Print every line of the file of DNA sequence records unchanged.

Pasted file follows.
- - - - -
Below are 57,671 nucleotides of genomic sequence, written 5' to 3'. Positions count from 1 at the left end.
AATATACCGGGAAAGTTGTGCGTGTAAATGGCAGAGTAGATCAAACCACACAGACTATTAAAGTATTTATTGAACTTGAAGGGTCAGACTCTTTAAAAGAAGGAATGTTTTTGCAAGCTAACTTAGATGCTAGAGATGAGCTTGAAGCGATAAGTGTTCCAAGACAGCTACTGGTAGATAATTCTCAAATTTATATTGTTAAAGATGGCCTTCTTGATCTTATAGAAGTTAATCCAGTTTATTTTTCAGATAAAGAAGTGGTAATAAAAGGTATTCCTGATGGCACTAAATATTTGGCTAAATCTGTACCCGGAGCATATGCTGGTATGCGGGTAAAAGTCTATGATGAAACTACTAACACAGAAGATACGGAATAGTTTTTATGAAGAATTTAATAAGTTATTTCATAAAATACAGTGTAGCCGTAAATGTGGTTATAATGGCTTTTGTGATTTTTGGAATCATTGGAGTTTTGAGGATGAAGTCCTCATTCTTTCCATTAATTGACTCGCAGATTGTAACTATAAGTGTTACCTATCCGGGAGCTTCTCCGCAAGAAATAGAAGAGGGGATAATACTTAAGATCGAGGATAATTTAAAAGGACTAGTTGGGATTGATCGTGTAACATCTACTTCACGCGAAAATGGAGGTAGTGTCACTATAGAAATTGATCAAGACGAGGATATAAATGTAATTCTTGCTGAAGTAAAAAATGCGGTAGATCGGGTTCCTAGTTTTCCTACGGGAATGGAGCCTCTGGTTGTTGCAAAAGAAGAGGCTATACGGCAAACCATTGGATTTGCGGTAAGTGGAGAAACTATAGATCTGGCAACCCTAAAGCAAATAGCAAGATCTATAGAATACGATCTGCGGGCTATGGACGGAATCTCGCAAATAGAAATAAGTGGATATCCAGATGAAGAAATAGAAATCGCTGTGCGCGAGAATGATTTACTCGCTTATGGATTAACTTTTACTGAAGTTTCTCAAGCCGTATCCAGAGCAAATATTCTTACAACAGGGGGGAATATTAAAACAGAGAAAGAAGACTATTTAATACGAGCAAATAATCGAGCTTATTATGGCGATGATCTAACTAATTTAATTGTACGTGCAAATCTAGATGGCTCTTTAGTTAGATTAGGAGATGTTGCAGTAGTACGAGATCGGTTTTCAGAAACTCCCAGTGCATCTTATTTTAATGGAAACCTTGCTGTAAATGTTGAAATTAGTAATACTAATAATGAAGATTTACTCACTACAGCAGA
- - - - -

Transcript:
Below are 57,671 nucleotides of genomic sequence, written 5' to 3'. Positions count from 1 at the left end.
AATATACCGGGAAAGTTGTGCGTGTAAATGGCAGAGTAGATCAAACCACACAGACTATTAAAGTATTTATTGAACTTGAAGGGTCAGACTCTTTAAAAGAAGGAATGTTTTTGCAAGCTAACTTAGATGCTAGAGATGAGCTTGAAGCGATAAGTGTTCCAAGACAGCTACTGGTAGATAATTCTCAAATTTATATTGTTAAAGATGGCCTTCTTGATCTTATAGAAGTTAATCCAGTTTATTTTTCAGATAAAGAAGTGGTAATAAAAGGTATTCCTGATGGCACTAAATATTTGGCTAAATCTGTACCCGGAGCATATGCTGGTATGCGGGTAAAAGTCTATGATGAAACTACTAACACAGAAGATACGGAATAGTTTTTATGAAGAATTTAATAAGTTATTTCATAAAATACAGTGTAGCCGTAAATGTGGTTATAATGGCTTTTGTGATTTTTGGAATCATTGGAGTTTTGAGGATGAAGTCCTCATTCTTTCCATTAATTGACTCGCAGATTGTAACTATAAGTGTTACCTATCCGGGAGCTTCTCCGCAAGAAATAGAAGAGGGGATAATACTTAAGATCGAGGATAATTTAAAAGGACTAGTTGGGATTGATCGTGTAACATCTACTTCACGCGAAAATGGAGGTAGTGTCACTATAGAAATTGATCAAGACGAGGATATAAATGTAATTCTTGCTGAAGTAAAAAATGCGGTAGATCGGGTTCCTAGTTTTCCTACGGGAATGGAGCCTCTGGTTGTTGCAAAAGAAGAGGCTATACGGCAAACCATTGGATTTGCGGTAAGTGGAGAAACTATAGATCTGGCAACCCTAAAGCAAATAGCAAGATCTATAGAATACGATCTGCGGGCTATGGACGGAATCTCGCAAATAGAAATAAGTGGATATCCAGATGAAGAAATAGAAATCGCTGTGCGCGAGAATGATTTACTCGCTTATGGATTAACTTTTACTGAAGTTTCTCAAGCCGTATCCAGAGCAAATATTCTTACAACAGGGGGGAATATTAAAACAGAGAAAGAAGACTATTTAATACGAGCAAATAATCGAGCTTATTATGGCGATGATCTAACTAATTTAATTGTACGTGCAAATCTAGATGGCTCTTTAGTTAGATTAGGAGATGTTGCAGTAGTACGAGATCGGTTTTCAGAAACTCCCAGTGCATCTTATTTTAATGGAAACCTTGCTGTAAATGTTGAAATTAGTAATACTAATAATGAAGATTTACTCACTACAGCAGA